Posting on social media has become a social norm in modern America. Whenever something happens in our lives, our knee-jerk reaction is to snap a photograph and share our experience with all of our online friends. While Facebook, Instagram, Twitter, and Google Plus have become useful outlets for people to keep in touch with friends and family, abusing social media can have serious consequences, especially during divorce. A person’s online presence can have a great impact on divorce negotiations and settlement agreements. If you are separating from your spouse, it is vital that you watch what you post online to avoid potential legal consequences.
Privacy Is an Illusion
It is imperative to remember that anything posted on the internet is permanent. Even if you delete or hide a post, there is likely a cached version or a screenshot of it on a server that can be accessed with a little digging. Blocking or “unfriending” a person can be just as ineffective, as mutual friends of you and the blocked person can still see what you post. Since social media providers are constantly changing up their privacy settings, you can never be too sure who is actually seeing what you post once you hit “send.”
There is always a possibility that an unintended viewer will be able to see your post. A prime example of this is Facebook’s “friends of friends” loophole. This clause allows the friends of people on your friends list to see your private posts that your mutual friends have liked, commented on, or shared, thereby exposing your posts to a much larger audience than initially believed. Other people’s posts can have a similar effect.
This has been known to expose infidelity and other unsavory behaviors in marriages. For example, if a husband is tagged in a picture on Facebook of him and his mistress, his wife can now see the post. The wife can now file for divorce on grounds of fault, potentially giving her an advantage during negotiations. Another example would be if a person were to claim to be unable to pay spousal support due to financial hardship, only to subsequently post a photo of their newly purchased luxury wristwatch. The receiving spouse now has proof that the paying spouse is indeed financially capable of paying alimony and will likely receive a greater award as a result of their dishonesty.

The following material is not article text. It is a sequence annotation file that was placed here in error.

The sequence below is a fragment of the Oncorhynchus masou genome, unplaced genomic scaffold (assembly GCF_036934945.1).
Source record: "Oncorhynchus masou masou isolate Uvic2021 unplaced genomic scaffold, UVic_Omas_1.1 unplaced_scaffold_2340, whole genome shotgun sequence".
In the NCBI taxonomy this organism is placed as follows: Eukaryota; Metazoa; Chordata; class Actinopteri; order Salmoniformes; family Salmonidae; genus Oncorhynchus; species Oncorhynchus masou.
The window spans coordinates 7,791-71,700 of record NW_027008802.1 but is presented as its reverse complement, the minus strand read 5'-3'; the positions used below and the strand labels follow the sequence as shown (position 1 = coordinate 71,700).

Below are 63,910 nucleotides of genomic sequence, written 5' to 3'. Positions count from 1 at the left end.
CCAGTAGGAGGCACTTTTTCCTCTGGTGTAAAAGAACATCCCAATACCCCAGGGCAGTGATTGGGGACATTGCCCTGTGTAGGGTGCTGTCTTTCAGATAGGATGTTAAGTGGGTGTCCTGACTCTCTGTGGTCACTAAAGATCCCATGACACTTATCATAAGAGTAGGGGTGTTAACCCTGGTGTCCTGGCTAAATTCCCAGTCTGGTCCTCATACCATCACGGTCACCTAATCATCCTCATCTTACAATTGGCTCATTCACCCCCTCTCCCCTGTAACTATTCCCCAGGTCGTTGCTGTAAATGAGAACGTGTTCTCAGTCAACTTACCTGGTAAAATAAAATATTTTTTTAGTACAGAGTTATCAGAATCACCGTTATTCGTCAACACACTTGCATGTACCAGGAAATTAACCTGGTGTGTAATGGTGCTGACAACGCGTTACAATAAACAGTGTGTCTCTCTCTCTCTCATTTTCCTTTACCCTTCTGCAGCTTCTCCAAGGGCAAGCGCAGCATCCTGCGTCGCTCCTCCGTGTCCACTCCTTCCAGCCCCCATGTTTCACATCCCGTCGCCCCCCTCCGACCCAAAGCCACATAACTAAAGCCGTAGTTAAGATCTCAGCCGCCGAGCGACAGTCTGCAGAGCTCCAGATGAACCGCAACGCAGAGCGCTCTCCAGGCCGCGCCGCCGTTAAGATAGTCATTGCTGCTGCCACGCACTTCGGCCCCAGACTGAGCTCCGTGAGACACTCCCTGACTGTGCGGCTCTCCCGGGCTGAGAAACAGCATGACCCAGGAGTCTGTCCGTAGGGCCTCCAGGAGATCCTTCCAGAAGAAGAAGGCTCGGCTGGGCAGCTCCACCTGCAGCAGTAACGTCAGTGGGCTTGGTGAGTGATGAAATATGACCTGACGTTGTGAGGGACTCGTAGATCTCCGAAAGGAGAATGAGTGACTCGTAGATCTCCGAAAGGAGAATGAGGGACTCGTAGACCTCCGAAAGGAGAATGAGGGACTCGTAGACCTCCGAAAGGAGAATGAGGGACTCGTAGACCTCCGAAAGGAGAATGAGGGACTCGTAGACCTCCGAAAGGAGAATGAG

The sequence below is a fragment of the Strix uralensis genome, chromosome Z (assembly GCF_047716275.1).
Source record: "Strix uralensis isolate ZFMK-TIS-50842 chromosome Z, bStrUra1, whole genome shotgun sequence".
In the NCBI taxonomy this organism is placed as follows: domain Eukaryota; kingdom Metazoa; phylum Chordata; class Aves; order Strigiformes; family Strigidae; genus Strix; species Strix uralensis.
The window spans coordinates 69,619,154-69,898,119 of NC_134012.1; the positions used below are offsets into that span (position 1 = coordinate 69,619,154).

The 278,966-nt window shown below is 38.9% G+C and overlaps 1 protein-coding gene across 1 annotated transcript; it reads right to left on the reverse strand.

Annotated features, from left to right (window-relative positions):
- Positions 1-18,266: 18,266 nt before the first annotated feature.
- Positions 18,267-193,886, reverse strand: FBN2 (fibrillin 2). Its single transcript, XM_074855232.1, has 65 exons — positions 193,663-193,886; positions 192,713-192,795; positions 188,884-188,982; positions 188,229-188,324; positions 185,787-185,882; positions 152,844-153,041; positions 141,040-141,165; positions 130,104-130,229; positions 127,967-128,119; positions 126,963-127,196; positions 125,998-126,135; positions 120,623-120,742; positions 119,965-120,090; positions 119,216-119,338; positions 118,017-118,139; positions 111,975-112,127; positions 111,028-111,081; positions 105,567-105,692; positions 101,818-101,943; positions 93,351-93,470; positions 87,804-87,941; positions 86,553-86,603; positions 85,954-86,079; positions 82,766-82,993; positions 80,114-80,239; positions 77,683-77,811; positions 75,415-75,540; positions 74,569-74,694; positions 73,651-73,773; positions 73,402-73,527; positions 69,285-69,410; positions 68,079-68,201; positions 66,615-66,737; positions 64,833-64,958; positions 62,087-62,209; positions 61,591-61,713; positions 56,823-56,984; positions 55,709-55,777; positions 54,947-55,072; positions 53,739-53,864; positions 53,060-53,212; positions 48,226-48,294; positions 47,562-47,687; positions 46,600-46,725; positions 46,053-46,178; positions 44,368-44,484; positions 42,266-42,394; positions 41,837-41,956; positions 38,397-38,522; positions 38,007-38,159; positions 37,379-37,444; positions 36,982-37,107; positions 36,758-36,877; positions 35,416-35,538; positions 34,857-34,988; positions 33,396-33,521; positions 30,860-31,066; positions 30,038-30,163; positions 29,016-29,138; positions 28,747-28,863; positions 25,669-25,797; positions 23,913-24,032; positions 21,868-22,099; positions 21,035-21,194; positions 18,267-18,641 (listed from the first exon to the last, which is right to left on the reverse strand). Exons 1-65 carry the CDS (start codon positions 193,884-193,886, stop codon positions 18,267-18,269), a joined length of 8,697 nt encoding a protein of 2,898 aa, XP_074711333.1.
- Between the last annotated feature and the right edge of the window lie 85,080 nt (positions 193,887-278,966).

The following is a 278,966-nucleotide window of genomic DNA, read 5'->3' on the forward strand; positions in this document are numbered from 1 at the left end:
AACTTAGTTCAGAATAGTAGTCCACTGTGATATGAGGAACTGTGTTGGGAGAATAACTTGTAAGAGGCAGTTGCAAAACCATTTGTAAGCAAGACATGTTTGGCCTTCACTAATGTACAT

Social Media Posts Are Admissible as Evidence
Anything that is transmitted electronically or posted on the internet can be used as evidence during divorce litigation.
Electronic documents, text messages, and social posts can influence the following:
To protect yourself, consider anything that is electronically written to be public information. Do not write or send anything you would not want a judge to get their hands on.
Steer clear of posting any of the following:
- Angry rants directed at your spouse
- Photographs with a new significant other
- Posts or photos indicating neglectful parenting
- Threats of physical harm or racial slurs
Divorcing? Call (951) 506-6654
If you and your spouse have decided to separate, a knowledgeable Riverside divorce lawyer from Hanson, Gorian, Bradford & Hanich can walk you through the process of divorce and protect your rights every step of the way. With a Certified Family Law Specialist within our ranks, we have the skills and knowledge you need to maximize your chances of achieving an amicable resolution for your situation.
To find out more about what our decades of experience can do for you, contact our office online today.